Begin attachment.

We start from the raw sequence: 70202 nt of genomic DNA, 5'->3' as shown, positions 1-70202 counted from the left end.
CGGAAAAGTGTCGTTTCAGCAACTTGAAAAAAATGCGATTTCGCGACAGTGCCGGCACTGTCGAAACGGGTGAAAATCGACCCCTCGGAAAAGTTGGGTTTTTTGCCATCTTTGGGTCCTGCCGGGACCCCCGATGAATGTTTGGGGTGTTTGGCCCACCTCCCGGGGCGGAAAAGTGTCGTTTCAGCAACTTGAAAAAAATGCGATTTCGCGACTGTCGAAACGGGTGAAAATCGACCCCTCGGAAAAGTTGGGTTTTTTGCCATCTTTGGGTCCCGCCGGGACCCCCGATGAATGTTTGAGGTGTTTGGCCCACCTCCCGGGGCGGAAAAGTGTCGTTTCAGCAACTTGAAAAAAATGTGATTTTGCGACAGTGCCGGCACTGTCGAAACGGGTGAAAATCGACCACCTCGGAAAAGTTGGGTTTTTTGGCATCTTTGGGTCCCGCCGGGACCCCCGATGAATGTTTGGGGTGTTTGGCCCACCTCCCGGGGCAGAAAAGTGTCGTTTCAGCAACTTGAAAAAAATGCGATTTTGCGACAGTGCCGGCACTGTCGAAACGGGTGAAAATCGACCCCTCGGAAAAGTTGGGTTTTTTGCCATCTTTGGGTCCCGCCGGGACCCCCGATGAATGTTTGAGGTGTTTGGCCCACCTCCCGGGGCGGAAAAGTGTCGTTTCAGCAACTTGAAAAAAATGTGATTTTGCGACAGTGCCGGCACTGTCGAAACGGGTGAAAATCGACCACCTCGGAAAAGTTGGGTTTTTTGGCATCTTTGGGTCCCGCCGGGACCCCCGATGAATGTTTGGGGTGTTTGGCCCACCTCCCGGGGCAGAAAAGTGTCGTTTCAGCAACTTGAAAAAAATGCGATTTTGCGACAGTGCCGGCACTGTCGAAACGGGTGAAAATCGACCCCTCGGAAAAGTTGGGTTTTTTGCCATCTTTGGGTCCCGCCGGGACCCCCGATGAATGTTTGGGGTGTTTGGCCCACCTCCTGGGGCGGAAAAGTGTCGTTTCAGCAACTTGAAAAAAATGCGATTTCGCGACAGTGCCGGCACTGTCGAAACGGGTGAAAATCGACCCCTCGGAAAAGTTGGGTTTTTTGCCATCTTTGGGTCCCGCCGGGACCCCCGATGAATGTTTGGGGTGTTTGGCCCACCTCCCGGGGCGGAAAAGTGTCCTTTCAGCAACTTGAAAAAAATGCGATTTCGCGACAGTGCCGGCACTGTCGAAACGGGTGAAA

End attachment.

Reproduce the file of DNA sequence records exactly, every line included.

We start from the raw sequence: 70202 nt of genomic DNA, 5'->3' as shown, positions 1-70202 counted from the left end.
CGGAAAAGTGTCGTTTCAGCAACTTGAAAAAAATGCGATTTCGCGACAGTGCCGGCACTGTCGAAACGGGTGAAAATCGACCCCTCGGAAAAGTTGGGTTTTTTGCCATCTTTGGGTCCTGCCGGGACCCCCGATGAATGTTTGGGGTGTTTGGCCCACCTCCCGGGGCGGAAAAGTGTCGTTTCAGCAACTTGAAAAAAATGCGATTTCGCGACTGTCGAAACGGGTGAAAATCGACCCCTCGGAAAAGTTGGGTTTTTTGCCATCTTTGGGTCCCGCCGGGACCCCCGATGAATGTTTGAGGTGTTTGGCCCACCTCCCGGGGCGGAAAAGTGTCGTTTCAGCAACTTGAAAAAAATGTGATTTTGCGACAGTGCCGGCACTGTCGAAACGGGTGAAAATCGACCACCTCGGAAAAGTTGGGTTTTTTGGCATCTTTGGGTCCCGCCGGGACCCCCGATGAATGTTTGGGGTGTTTGGCCCACCTCCCGGGGCAGAAAAGTGTCGTTTCAGCAACTTGAAAAAAATGCGATTTTGCGACAGTGCCGGCACTGTCGAAACGGGTGAAAATCGACCCCTCGGAAAAGTTGGGTTTTTTGCCATCTTTGGGTCCCGCCGGGACCCCCGATGAATGTTTGAGGTGTTTGGCCCACCTCCCGGGGCGGAAAAGTGTCGTTTCAGCAACTTGAAAAAAATGTGATTTTGCGACAGTGCCGGCACTGTCGAAACGGGTGAAAATCGACCACCTCGGAAAAGTTGGGTTTTTTGGCATCTTTGGGTCCCGCCGGGACCCCCGATGAATGTTTGGGGTGTTTGGCCCACCTCCCGGGGCAGAAAAGTGTCGTTTCAGCAACTTGAAAAAAATGCGATTTTGCGACAGTGCCGGCACTGTCGAAACGGGTGAAAATCGACCCCTCGGAAAAGTTGGGTTTTTTGCCATCTTTGGGTCCCGCCGGGACCCCCGATGAATGTTTGGGGTGTTTGGCCCACCTCCTGGGGCGGAAAAGTGTCGTTTCAGCAACTTGAAAAAAATGCGATTTCGCGACAGTGCCGGCACTGTCGAAACGGGTGAAAATCGACCCCTCGGAAAAGTTGGGTTTTTTGCCATCTTTGGGTCCCGCCGGGACCCCCGATGAATGTTTGGGGTGTTTGGCCCACCTCCCGGGGCGGAAAAGTGTCCTTTCAGCAACTTGAAAAAAATGCGATTTCGCGACAGTGCCGGCACTGTCGAAACGGGTGAAA